(By Muriel Rukeyser)
We are the antlers of that white animal
That great white animal
Asleep under the sea
He forgets and dreams so deep he does not
Know his whiteness in the sea-black
Among the plants of night.
His antlers have legs and arms. Our heads
together being joined
Journey tonight, dreamed in his ocean.
Where we lie afterwards, smoke of our dreams
Goes coiling up, a plant in the dark room.
You were a young boy, you sang in the Polish woods
Limping away away. I in this city, held
In a dream of children. Some mythic animal
Rises now, flies up, white from the sea-floor.
In all our death, the glow behind his eyes
Speaks under all knowing : our lives burn.
That's a trippy poem, but I felt that its themes of whiteness and burning went well with our floral selection, the charming feverfew. Moreover, I wanted to celebrate Muriel Rukeyser, a totally underappreciated poet, whose birth date was yesterday. This is one of my favorite of her poems. I totally admire the surreal imagery of that antlered, pale sea monster with glowing eyes; it captures my imagination.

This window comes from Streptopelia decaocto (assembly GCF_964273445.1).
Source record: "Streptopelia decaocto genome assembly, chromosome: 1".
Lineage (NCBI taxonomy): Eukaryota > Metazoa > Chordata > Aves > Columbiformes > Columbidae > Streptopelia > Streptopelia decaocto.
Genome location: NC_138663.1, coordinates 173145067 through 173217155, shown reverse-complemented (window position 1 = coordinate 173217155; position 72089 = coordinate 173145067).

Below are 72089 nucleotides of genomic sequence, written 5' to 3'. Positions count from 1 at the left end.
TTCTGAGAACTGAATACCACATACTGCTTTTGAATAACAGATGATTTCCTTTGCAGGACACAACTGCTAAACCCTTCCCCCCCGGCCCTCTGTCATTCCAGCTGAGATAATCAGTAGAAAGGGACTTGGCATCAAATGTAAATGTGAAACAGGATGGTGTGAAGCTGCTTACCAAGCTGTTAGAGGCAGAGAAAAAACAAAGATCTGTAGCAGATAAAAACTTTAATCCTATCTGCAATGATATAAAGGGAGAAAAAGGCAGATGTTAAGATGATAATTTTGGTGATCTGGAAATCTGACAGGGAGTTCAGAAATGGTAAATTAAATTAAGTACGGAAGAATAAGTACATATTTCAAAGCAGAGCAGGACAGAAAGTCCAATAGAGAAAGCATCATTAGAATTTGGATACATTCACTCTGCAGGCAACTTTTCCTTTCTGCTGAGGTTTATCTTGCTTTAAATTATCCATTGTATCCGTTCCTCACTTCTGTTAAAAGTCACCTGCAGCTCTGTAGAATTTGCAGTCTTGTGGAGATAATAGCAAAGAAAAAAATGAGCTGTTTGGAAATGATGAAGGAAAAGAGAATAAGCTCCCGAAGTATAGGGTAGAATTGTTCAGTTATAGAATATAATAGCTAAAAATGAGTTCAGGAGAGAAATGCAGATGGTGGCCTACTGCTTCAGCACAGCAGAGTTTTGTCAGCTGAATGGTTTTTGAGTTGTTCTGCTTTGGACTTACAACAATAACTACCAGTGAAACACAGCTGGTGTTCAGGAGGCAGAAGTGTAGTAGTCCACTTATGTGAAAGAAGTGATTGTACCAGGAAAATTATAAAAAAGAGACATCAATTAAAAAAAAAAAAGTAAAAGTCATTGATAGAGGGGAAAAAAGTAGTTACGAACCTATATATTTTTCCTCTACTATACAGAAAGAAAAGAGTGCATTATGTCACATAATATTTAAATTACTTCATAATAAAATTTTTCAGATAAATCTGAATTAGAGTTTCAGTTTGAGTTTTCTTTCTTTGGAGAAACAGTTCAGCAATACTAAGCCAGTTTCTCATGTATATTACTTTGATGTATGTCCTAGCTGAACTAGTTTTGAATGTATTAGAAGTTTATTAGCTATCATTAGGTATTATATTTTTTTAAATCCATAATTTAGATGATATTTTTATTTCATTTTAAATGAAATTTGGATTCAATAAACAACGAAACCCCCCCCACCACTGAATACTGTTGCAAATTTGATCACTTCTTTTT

|Feverfew (Tanacetum parthenium)|
It reminds me of the type of disturbing image that one would have during a fever dream, which is also why I've paired it up with the humble feverfew, a plant which has been used in traditional herbal folk medicine to treat fevers. Although modern science has not backed up this belief, we may appreciate the folk lore that grants flowers magical properties, and locates monsters at the bottom of the sea. ;-)
Anyways, I generally focus on showstopper flowers, the divas and prima donnas of the botanical world. It's a nice change of pace to enjoy the simple beauty of a spray of white and yellow upon a sea of green.
|Feverfew (Chrysanthemum parthenium)|
Here are a couple of vids featuring Muriel Rukeyser's poetry:
The Ballad of Orange and Grape